In a barter economy, items are traded at agreed estimated values – two horses for a milk cow, say, or 1 set of tax returns for 2 hours work in the garden. Doesn’t matter if it’s goods or services.

    In a cash economy, the values are more formal, and trade is for cash. There is no credit economy – there has to be cash at some point, as the world financial markets have found out in the last two years.

    The key point here is that the type of economy is defined by what makes the trade worthwhile – the item of currency. Whether cows or dollars depends on the market.

    In a true “knowledge economy”, the item of value is knowledge. That’s what gets traded. Without an accurate definition of a “knowledge economy”, you can’t formulate a manifesto. What you’re talking about is a set of skilled workers who can manipulate information in order to commoditise it, to the point that someone is prepared to pay for their services. But it’s still part of the cash economy.

    When you can talk about what a real knowlege economy looks like, you will start to understand what a knowledge worker is, in my opinion. Your manifesto is a series of warnings to old school employers and call to action for the government. It actually has nothing to do with the workers.

    • @Mark – I see what you mean. Yes I am thinking very much in terms of the point where knowledge work intersects with the real world because ultimately that’s what matters to individuals.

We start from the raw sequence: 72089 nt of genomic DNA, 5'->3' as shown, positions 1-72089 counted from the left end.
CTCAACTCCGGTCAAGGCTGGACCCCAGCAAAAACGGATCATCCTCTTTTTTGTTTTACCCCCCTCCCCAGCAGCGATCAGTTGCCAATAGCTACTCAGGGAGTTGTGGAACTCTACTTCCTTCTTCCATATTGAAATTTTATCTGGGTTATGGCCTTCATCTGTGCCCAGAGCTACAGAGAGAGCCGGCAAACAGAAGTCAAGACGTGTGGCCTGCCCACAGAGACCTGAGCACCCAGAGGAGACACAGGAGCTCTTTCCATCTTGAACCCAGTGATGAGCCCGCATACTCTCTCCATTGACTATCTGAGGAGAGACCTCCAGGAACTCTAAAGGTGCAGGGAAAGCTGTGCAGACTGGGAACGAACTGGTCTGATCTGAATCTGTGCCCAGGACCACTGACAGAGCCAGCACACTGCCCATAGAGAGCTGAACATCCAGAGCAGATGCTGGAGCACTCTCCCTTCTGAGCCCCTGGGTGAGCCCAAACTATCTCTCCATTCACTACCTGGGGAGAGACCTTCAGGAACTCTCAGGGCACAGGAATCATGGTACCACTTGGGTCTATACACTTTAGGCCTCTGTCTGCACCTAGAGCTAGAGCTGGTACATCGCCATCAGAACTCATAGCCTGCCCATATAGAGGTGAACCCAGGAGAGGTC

You can’t eat knowledge. You can buy food (and other stuff) if you convert knowledge work to cash. You can’t do that effectively if employers behave stupidly and get in the way.

      Of course, there’s more to being a knowledge worker than money, conditions and respect, but I suspect what you are thinking about sits on a higher plane. I’m not dismissing it, I’m just focused elsewhere at the moment.

  4. Fair enough. I’m still thinking about this one, really. I just get peeved by loose terminology. Terminology defines the debate.

    We talk about knowledge this and knowledge that, but I think we’re still talking about information, rather than knowledge. I am working on an article about this. I’ll let you know when it’s done, but it’s not huge priority at the moment, so don’t turn blue waiting 😉

  5. You might include the statement that highly experienced knowledge workers are adaptable across knowledge areas, within certain constraints- they’re not as narrowly qualified as their last job title or degree name might indicate. For instance as a broadly knowledgeable health researcher I have been able to write proposal documents for business areas in many areas of the sciences (eg. designing a self-sustaining agricultural village in the Iraqi desert), not just about mental health. Knowledge workers often have great project management skills (some without formal certificates etc) because discovering and creating knowledge requires managing many streams of activity across different areas. Knowledge workers can also be great problem solvers when IT people think too narrowly!